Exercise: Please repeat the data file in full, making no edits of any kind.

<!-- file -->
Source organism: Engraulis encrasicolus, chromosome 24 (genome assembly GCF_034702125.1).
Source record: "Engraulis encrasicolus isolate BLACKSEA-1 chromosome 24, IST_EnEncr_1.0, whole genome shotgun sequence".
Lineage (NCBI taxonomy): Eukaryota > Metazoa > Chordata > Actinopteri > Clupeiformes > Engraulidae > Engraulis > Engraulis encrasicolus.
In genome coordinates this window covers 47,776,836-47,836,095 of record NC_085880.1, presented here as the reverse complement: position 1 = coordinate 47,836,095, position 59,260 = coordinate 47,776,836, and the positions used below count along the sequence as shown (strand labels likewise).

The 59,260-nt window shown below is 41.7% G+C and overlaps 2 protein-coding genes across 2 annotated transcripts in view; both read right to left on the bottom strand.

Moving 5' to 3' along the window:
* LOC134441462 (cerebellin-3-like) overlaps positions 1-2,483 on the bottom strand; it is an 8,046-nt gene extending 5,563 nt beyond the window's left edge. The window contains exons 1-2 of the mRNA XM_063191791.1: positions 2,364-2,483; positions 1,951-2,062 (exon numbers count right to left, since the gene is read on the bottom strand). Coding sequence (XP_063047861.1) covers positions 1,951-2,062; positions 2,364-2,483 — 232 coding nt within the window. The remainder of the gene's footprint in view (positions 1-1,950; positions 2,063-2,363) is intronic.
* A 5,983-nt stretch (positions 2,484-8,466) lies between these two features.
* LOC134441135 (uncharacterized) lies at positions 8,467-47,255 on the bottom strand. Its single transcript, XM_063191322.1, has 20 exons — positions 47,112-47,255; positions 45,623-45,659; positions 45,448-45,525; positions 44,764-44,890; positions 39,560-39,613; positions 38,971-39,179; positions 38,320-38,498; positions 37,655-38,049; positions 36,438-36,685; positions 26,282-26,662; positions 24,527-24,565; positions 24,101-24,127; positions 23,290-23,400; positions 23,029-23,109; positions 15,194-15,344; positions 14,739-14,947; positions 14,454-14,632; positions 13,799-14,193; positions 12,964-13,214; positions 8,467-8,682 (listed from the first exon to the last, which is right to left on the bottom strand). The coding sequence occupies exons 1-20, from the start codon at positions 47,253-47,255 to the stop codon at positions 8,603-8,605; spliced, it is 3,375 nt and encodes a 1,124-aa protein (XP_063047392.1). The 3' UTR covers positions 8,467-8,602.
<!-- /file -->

Source organism: Engraulis encrasicolus, chromosome 24 (genome assembly GCF_034702125.1).
Source record: "Engraulis encrasicolus isolate BLACKSEA-1 chromosome 24, IST_EnEncr_1.0, whole genome shotgun sequence".
Lineage (NCBI taxonomy): Eukaryota > Metazoa > Chordata > Actinopteri > Clupeiformes > Engraulidae > Engraulis > Engraulis encrasicolus.
In genome coordinates this window covers 47,776,836-47,836,095 of record NC_085880.1, presented here as the reverse complement: position 1 = coordinate 47,836,095, position 59,260 = coordinate 47,776,836, and the positions used below count along the sequence as shown (strand labels likewise).

The 59,260-nt window shown below is 41.7% G+C and overlaps 2 protein-coding genes across 2 annotated transcripts in view; both read right to left on the bottom strand.

Moving 5' to 3' along the window:
* LOC134441462 (cerebellin-3-like) overlaps positions 1-2,483 on the bottom strand; it is an 8,046-nt gene extending 5,563 nt beyond the window's left edge. The window contains exons 1-2 of the mRNA XM_063191791.1: positions 2,364-2,483; positions 1,951-2,062 (exon numbers count right to left, since the gene is read on the bottom strand). Coding sequence (XP_063047861.1) covers positions 1,951-2,062; positions 2,364-2,483 — 232 coding nt within the window. The remainder of the gene's footprint in view (positions 1-1,950; positions 2,063-2,363) is intronic.
* A 5,983-nt stretch (positions 2,484-8,466) lies between these two features.
* LOC134441135 (uncharacterized) lies at positions 8,467-47,255 on the bottom strand. Its single transcript, XM_063191322.1, has 20 exons — positions 47,112-47,255; positions 45,623-45,659; positions 45,448-45,525; positions 44,764-44,890; positions 39,560-39,613; positions 38,971-39,179; positions 38,320-38,498; positions 37,655-38,049; positions 36,438-36,685; positions 26,282-26,662; positions 24,527-24,565; positions 24,101-24,127; positions 23,290-23,400; positions 23,029-23,109; positions 15,194-15,344; positions 14,739-14,947; positions 14,454-14,632; positions 13,799-14,193; positions 12,964-13,214; positions 8,467-8,682 (listed from the first exon to the last, which is right to left on the bottom strand). The coding sequence occupies exons 1-20, from the start codon at positions 47,253-47,255 to the stop codon at positions 8,603-8,605; spliced, it is 3,375 nt and encodes a 1,124-aa protein (XP_063047392.1). The 3' UTR covers positions 8,467-8,602.